The Singapore Medical Council's advisory prohibiting fee splitting is better late than never ("Doctors barred from paying agents percentage of fees"; Dec 14).
Fee splitting has been deemed unethical as early as 2000.
A report by the National Medical Ethics Committee in January that year noted that a doctor's first and primary duty is to the patient, and this should not be outweighed by the duty to his employer or whoever pays his patient's medical bills.
It was also observed that "the establishment of a financial arrangement that commits a doctor to give a profit guarantee of practice to a third party... puts the doctor at greater risk of unethical behaviour, as he will be working under financial imperatives imposed by such a financial arrangement".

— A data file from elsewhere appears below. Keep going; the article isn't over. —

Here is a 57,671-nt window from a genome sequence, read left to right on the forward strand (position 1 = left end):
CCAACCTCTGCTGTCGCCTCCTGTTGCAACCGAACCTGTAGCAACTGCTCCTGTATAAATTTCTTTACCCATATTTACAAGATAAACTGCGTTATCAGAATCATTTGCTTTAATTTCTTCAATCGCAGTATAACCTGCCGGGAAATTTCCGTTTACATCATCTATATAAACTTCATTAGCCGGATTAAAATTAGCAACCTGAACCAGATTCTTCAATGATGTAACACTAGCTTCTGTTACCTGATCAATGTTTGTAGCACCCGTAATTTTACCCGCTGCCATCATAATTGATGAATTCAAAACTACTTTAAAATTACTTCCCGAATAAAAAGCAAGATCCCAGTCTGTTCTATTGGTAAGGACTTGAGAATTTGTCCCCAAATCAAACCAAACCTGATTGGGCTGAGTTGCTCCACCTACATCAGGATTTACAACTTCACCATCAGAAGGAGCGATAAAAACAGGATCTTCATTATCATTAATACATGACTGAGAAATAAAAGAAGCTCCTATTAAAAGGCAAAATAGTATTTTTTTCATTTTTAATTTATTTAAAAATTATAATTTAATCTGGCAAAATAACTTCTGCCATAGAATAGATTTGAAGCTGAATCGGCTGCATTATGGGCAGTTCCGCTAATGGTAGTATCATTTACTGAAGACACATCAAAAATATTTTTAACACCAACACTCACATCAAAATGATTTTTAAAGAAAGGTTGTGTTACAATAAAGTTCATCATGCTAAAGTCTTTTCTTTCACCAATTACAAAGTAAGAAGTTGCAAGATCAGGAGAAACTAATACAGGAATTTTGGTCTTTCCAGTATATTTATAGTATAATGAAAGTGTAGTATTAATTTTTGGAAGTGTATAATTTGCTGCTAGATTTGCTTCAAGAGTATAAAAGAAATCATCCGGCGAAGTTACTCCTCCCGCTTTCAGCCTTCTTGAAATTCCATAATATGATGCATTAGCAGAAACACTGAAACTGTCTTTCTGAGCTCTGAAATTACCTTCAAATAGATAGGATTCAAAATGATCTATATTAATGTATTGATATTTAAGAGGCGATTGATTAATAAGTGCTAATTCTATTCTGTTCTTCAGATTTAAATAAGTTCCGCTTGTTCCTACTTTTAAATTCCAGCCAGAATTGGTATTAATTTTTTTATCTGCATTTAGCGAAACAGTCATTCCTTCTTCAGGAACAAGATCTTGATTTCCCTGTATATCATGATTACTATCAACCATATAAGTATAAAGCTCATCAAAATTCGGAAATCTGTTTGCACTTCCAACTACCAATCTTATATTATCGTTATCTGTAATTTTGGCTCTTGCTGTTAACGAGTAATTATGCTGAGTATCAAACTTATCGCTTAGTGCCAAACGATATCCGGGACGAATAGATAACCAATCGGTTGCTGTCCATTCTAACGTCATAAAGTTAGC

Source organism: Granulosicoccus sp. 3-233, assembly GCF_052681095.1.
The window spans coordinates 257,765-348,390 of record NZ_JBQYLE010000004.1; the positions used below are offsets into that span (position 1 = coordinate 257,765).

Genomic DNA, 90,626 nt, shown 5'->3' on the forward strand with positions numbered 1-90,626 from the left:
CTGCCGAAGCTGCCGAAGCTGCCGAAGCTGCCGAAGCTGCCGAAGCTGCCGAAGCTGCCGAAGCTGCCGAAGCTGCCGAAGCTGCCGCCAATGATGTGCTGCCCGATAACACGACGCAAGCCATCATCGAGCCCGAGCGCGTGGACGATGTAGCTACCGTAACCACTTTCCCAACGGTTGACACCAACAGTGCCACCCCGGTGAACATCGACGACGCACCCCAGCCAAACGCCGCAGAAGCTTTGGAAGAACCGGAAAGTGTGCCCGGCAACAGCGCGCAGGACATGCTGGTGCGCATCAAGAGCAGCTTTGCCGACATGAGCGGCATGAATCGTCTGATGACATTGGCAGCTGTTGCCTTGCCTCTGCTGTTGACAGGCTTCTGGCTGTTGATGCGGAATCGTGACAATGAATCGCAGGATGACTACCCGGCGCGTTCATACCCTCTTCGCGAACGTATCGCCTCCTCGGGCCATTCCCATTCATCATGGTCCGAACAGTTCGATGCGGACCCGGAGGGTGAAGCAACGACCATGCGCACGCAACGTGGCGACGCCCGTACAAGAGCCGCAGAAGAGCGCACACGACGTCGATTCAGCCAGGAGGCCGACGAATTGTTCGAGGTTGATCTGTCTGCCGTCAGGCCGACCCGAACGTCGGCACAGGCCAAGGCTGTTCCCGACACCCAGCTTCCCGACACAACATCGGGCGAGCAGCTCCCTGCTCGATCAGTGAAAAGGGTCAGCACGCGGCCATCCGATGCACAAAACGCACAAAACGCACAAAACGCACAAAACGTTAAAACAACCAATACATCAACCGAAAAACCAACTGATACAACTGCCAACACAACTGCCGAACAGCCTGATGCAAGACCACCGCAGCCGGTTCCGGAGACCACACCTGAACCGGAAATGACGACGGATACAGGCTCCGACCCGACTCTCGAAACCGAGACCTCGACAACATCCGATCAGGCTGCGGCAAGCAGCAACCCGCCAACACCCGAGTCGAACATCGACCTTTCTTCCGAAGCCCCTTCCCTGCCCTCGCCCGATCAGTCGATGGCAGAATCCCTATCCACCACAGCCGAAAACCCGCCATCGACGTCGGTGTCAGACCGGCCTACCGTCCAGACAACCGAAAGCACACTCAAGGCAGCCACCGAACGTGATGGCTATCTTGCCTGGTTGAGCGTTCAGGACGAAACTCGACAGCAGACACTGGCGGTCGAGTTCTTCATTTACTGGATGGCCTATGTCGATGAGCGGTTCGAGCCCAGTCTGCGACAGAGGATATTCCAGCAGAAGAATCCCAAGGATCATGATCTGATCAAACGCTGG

The American Medical Association's guidelines also state that payment by or to a physician solely for the referral of a patient is fee splitting and is unethical.
Doctors owe their patients a fiduciary duty.
Entering into a fee splitting agreement without their patient's knowledge could potentially breach this fiduciary duty.
Hence, it is better to err on the side of caution and disallow the practice.
Heng Cho Choon